Girls. That mysterious species. Do they play video games? What kind of video games do girls play? How can we get girls to buy our video games?
These seem like simple questions, but in an industry dominated by men, appealing to fifty percent of the population sometimes becomes a tricky proposition. It’s been proven statistically that girls (and women) are playing games. But what kind of games are they playing? This time, on Tap Vs. Tap: Games for Girls.
AJ: The last time we discussed the topic of women in games, I took a small detour to bring up the topic of “pink games,” then admitted that was probably going a little off-course for that particular debate. So. Time to talk about Pink Games.
Here, I’m talking about games specifically designed for little girls. Games that are, for example, branded with Barbie and Bratz. Games like the “Imagine” series that position a girl as a baker, fashion designer or babysitter. Games that are often simplistic, mundane simulations and dress-up dolls, to varying degrees of polish, rather than what some would consider a traditional videogame.
Are they harmful? Helpful? Should the games industry stop “pink-branding”?
Dix: I have very little experience with Pink Games, either as a player or a pseudo-academic, but they tend to make me roll my eyes a little. Though I’ll admit, it’s probably in the same way that a lot of overly simple games that target younger kids do: it’s my design instincts kicking in and thinking, “Gee, this is the best they could do?”
In some ways, I think that, to a point, Pink Games are just one side of the “games for an audience too young to be discerning” coin, especially when it comes to branded stuff. Many – I’d even say most – titles based on a toy line or a cartoon or a kids’ movie are pretty flimsy, repetitive experiences, based on some activity in which the main characters partake. It would be…probably a bit incongruous if a Bratz game weren’t about fashion and social cliques.
But! There is definitely a different sector of Pink Games that seem very concerned with what the player’s planning on doing with her life, or at least convinced that probably they’ve only got girls’ attention when they’re fairly young. A lot of games for boys (or games that are more ungendered) feel like poor imitations of “normal” video games, but not these other ones.
I don’t remember a lot of girls contemporary with me ever really caring about these kinds of games, though they also weren’t quite so common when I was growing up. If anything, it seems like they’re a barrier to girls becoming game consumers at all, at least for my generation.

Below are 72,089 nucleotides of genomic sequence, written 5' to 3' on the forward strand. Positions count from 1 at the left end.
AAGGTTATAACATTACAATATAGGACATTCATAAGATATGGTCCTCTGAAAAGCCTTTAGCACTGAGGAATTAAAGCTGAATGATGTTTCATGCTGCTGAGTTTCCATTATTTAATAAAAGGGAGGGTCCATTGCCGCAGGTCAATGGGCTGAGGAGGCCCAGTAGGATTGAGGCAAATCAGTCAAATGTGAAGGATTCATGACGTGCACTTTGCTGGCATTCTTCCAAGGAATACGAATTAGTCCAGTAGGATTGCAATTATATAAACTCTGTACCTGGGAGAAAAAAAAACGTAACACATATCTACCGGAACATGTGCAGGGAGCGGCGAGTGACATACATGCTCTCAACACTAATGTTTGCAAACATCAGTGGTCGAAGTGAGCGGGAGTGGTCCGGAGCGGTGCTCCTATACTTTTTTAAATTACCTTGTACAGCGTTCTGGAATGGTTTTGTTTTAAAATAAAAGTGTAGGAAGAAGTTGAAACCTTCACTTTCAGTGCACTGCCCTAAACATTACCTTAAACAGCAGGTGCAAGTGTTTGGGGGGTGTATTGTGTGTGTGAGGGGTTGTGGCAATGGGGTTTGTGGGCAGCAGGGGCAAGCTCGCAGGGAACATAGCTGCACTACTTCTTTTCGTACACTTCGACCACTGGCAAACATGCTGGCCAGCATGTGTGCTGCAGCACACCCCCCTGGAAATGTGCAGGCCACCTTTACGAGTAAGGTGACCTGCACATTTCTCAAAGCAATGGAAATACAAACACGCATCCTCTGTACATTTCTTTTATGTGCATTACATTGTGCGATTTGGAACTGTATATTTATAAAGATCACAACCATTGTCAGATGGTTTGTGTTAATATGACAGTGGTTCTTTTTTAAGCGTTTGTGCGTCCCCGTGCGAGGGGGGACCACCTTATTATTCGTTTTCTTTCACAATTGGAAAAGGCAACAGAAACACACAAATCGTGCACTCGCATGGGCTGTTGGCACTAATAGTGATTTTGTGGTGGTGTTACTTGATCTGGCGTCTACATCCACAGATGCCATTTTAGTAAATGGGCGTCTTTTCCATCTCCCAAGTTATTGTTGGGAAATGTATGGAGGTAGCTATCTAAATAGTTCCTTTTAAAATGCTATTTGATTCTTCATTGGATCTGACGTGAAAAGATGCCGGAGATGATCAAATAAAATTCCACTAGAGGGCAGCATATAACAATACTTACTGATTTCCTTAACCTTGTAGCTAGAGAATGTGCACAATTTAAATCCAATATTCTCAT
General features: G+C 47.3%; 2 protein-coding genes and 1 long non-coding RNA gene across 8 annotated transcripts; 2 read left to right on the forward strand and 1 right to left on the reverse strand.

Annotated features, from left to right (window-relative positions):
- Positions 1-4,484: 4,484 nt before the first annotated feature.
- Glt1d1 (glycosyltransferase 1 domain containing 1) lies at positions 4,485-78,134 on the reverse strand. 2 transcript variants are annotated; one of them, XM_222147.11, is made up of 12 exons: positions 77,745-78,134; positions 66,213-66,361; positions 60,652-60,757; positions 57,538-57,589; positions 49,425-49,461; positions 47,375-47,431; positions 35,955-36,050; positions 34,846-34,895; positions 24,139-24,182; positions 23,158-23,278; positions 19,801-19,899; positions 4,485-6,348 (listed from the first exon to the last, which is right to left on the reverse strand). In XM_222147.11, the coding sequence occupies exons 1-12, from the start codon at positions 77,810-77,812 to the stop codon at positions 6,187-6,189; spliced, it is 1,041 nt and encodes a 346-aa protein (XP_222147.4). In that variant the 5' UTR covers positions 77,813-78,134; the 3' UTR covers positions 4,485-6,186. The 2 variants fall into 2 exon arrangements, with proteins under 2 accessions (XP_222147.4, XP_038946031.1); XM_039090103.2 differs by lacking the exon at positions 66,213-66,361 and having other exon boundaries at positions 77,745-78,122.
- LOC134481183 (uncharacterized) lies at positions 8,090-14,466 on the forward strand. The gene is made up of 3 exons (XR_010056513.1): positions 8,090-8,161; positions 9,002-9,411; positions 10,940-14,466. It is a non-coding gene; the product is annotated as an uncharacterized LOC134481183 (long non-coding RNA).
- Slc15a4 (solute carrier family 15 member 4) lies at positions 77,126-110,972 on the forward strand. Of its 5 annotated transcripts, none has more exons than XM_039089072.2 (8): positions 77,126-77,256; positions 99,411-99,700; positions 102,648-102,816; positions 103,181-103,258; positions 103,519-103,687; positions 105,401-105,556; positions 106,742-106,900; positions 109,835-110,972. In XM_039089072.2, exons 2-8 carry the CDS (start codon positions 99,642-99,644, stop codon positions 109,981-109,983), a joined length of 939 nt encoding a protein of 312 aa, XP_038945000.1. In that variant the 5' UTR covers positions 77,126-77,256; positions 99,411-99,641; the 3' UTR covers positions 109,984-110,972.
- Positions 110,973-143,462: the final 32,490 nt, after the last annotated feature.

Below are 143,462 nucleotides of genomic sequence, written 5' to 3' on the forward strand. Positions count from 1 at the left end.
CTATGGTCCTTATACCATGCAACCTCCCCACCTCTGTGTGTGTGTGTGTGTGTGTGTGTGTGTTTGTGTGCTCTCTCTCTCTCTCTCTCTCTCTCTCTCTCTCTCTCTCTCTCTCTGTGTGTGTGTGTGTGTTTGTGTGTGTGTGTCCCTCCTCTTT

AJ: I’ve actually played a few “pink games” myself, both as an adult consumer (just to check them out) and when I was actually a little girl (since they’ve been around that long). I’d actually say that how simplistic, and frankly boring, games like Barbie were to me only cemented that I was going to be a hard core gamer. However, there are a few I kind of liked in their own way. For example, I was really charmed a few years ago by Princess Debut, a simple girl-oriented dance game.
It feels to me like, for games for very small children, there tend to be very few “little boy” gendered games. Games typically for the younger age bracket are either gender-neutral or pink. I have a suspicion that maybe, is a little unfair. When I was growing up, there were toys “for girls” and toys “not for girls.” Over the last few decades, that distinction has gotten more prominent now if anything (there’s even the much-maligned Lego for Girls). So it might be possible we’re scaring little girls away from the otherwise gender-neutral games by even offering the “pink” option. “This side of the store is for you,” is the message we’re sending. “The other stuff is for the boys.”
On the other hand, I’m not sure how much of what girls are drawn to is nature, and how much is nurture. If a little girl is just genuinely interested in a game about pet-sitting, just for example, then it’s great that that game exists for her to play. If that game existing means she feels she can’t play more challenging games, then that’s a problem, though.
So in one way, I think we should stop marginalizing “games for girls” as something openly mockable and ridiculous. On the other hand, I think “games for girls” can be just as challenging and even competitive as “games for boys,” but they aren’t frequently designed that way. I believe young girls are up to the same kind of challenges that young boys are, obviously.
Before I go into talking about girl-focused games I really enjoy (that are a bit outside of this category), I’d like to ask you: What kinds of games were you drawn to when you were younger? Do you think that shapes what you play today?